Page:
Three in Four Americans admit to taking part in risky online behavior that could leave them open to cyber threats, according to a report from Comcast and Wakefield Research. Those numbers represent a 14 percent increase from two years ago, indicating more people are engaging in unsafe behavior despite a growing awareness about cybersecurity risks.
The report combines data from a consumer survey that included 1,000 participants with threat data collected by Xfinity’s xFi Advanced Security platform. Among the most common risky behaviors participants admitted engaging in were skipping software updates and reusing or sharing passwords.
Reusing passwords is one of the biggest issues when it comes to cybersecurity. According to a report from Google, 59% of people reuse a password for multiple accounts. An additional 13% use the same password for all their accounts. The issue here is obvious – if a hacker gets into to one of your accounts, and you use the same password for multiple accounts, they get access to all of them. If you’re like other people who find it difficult to remember passwords, using a password manager can help you keep track of them.
Skipping software updates is another easy way to lay yourself open to cyber-attacks. One of the most important reasons companies update software is because hackers are always attempting to find loopholes. Sometimes they do. Putting off that update you keep getting reminded about means you are losing critical security updates. This means your data could easily be stolen.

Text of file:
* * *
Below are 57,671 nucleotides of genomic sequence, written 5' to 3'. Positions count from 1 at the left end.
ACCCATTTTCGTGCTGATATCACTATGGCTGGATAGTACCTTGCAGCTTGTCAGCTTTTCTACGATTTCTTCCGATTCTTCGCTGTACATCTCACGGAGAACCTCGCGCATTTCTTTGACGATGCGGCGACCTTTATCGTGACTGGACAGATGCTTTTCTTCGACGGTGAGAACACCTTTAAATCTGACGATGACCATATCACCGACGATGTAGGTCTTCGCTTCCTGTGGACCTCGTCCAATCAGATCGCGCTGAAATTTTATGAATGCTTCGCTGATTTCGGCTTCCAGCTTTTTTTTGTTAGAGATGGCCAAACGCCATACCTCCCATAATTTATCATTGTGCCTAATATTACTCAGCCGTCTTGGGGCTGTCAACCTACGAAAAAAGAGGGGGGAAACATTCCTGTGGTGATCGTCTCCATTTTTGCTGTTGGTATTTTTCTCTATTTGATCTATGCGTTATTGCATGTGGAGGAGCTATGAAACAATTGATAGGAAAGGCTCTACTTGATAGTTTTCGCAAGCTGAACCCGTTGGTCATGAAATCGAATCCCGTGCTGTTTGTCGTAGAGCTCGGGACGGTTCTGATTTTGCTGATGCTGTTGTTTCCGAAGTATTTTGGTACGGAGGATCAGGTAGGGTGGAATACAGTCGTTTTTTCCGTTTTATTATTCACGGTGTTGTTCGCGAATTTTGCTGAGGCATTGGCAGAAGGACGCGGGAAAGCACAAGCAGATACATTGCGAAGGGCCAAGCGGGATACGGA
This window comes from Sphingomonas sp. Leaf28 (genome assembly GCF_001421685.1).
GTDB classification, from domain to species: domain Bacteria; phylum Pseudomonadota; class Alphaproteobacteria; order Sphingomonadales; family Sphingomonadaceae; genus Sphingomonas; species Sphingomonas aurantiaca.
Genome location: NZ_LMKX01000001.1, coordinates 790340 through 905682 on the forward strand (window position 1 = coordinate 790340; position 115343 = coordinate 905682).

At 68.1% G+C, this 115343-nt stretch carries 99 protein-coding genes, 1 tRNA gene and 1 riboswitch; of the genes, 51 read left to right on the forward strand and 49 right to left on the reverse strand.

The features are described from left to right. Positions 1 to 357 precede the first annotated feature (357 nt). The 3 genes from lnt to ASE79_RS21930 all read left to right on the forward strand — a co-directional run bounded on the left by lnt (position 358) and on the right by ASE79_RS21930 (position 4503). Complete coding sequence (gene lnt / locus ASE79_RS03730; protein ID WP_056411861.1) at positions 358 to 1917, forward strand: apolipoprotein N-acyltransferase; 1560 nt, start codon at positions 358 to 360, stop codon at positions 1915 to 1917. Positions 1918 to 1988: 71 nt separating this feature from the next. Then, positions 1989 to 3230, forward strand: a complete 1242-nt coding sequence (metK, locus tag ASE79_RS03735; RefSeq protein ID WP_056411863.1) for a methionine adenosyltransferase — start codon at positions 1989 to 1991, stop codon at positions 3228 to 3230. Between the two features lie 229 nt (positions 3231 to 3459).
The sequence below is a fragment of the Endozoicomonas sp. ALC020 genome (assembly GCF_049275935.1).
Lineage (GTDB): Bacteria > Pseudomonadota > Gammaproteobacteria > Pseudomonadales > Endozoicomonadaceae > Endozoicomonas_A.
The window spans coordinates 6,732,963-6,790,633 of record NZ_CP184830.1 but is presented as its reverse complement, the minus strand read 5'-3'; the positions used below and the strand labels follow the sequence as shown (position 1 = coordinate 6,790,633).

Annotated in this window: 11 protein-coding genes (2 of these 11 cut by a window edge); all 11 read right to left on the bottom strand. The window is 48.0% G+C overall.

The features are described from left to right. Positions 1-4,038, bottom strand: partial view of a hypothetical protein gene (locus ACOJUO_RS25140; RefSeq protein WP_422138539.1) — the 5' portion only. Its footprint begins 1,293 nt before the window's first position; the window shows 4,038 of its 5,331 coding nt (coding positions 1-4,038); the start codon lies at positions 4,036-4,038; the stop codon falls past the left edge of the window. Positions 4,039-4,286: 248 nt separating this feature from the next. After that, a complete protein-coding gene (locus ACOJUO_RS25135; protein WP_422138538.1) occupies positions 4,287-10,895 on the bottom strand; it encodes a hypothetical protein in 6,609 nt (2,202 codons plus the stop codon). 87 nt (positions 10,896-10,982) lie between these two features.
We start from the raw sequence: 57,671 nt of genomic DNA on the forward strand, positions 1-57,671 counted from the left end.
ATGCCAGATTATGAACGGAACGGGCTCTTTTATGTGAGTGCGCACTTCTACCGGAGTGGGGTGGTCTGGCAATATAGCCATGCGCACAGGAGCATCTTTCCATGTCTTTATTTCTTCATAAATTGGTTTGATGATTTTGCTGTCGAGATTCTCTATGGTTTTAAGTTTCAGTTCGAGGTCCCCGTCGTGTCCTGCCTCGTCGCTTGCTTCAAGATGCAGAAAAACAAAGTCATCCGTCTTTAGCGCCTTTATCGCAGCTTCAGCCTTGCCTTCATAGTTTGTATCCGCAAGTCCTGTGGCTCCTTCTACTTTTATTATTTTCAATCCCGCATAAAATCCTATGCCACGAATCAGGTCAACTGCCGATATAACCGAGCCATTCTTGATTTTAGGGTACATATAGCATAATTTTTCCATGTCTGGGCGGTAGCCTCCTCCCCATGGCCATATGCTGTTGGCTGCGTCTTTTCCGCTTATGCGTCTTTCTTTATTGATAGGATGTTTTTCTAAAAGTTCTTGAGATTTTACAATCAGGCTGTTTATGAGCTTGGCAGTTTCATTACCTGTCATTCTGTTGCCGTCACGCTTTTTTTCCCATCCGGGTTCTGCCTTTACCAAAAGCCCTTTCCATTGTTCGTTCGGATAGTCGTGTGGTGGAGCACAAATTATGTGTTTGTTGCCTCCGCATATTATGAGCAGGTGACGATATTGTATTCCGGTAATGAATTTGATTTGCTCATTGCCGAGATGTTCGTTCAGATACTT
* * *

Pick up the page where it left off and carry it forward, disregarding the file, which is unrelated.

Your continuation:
The Comcast report also found that cyber-attacks are increasing with the growth of connected homes. Houses that use Xfinity services average 15 connected devices – a 25 percent increase from 2020. More devices mean more vulnerability. While most consumers know the risks associated with computers and smartphones, most aren’t aware that hackers can also access personal data through household accessories like lighting, thermostats and doorbells.
What’s most alarming is the number of people who aren’t even aware if they’ve been a victim of a cyber-crime. Only 20 percent of respondents said they would immediately know if they’d been hacked. More than 50 percent said they aren’t confident that they would know if a non-screen device was hacked. And 32 percent said they aren’t sure they’d ever know if they were a victim of a cyberattack.
The U.S. Cybersecurity & Infrastructure Security Agency recommends a few things to keep yourself protected from cyber-crimes. These include implementing multi-factor authentication on your accounts and keeping software up to date. Others include thinking before you click on anything that looks suspicious and always using strong passwords.